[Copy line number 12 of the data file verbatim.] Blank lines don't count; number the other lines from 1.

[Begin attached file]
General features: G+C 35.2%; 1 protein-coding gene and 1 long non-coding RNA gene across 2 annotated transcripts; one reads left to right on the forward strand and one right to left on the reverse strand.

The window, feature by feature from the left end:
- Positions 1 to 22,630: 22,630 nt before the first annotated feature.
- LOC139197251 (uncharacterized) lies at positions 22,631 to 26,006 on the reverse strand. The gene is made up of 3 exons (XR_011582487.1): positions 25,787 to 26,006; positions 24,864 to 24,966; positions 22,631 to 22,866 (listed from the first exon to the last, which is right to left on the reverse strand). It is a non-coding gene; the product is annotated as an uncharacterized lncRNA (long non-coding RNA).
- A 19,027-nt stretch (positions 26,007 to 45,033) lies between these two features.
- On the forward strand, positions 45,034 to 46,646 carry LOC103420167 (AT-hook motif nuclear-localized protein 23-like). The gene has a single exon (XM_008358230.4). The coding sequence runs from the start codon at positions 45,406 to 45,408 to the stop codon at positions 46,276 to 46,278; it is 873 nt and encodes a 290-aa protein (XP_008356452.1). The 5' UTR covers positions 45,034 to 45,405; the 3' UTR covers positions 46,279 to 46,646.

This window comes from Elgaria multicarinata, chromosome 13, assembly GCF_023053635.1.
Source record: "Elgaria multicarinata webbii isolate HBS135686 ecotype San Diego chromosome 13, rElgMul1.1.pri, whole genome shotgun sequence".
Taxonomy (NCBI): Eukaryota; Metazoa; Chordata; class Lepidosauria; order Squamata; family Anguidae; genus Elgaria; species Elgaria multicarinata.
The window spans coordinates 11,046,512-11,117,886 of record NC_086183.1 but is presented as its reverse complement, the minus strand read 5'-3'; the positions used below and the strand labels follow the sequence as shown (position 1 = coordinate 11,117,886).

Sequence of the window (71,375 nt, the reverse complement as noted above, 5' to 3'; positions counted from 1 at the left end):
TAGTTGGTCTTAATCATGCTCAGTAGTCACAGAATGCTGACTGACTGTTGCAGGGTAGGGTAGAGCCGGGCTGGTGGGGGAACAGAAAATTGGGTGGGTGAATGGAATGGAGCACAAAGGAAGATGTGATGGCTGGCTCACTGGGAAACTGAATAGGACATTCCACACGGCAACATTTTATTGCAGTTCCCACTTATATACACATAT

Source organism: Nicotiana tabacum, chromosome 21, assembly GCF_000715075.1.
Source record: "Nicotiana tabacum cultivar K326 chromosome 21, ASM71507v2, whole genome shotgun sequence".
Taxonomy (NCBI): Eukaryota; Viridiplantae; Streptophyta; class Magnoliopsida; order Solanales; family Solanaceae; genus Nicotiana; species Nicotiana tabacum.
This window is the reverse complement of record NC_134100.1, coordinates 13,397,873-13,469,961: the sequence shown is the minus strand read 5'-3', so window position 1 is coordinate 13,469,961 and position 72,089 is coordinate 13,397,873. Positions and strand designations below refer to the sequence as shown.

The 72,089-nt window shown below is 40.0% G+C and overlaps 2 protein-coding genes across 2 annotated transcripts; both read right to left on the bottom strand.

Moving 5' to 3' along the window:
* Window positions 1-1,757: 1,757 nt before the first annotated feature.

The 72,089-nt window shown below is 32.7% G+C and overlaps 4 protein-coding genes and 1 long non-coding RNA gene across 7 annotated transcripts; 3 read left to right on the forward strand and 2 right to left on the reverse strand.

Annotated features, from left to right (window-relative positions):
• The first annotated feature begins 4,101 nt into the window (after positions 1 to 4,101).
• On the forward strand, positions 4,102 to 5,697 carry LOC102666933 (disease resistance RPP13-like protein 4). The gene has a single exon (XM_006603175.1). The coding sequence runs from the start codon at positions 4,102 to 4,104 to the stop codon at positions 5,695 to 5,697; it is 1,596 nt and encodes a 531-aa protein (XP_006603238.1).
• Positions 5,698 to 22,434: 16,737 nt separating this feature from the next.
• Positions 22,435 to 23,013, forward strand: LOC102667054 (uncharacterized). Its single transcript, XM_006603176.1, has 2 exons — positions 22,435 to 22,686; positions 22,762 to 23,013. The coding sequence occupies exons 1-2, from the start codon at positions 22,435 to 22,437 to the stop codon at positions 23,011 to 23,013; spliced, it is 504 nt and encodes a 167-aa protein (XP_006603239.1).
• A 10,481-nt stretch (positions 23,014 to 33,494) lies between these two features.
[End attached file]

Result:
TAGTTGGTCTTAATCATGCTCAGTAGTCACAGAATGCTGACTGACTGTTGCAGGGTAGGGTAGAGCCGGGCTGGTGGGGGAACAGAAAATTGGGTGGGTGAATGGAATGGAGCACAAAGGAAGATGTGATGGCTGGCTCACTGGGAAACTGAATAGGACATTCCACACGGCAACATTTTATTGCAGTTCCCACTTATATACACATAT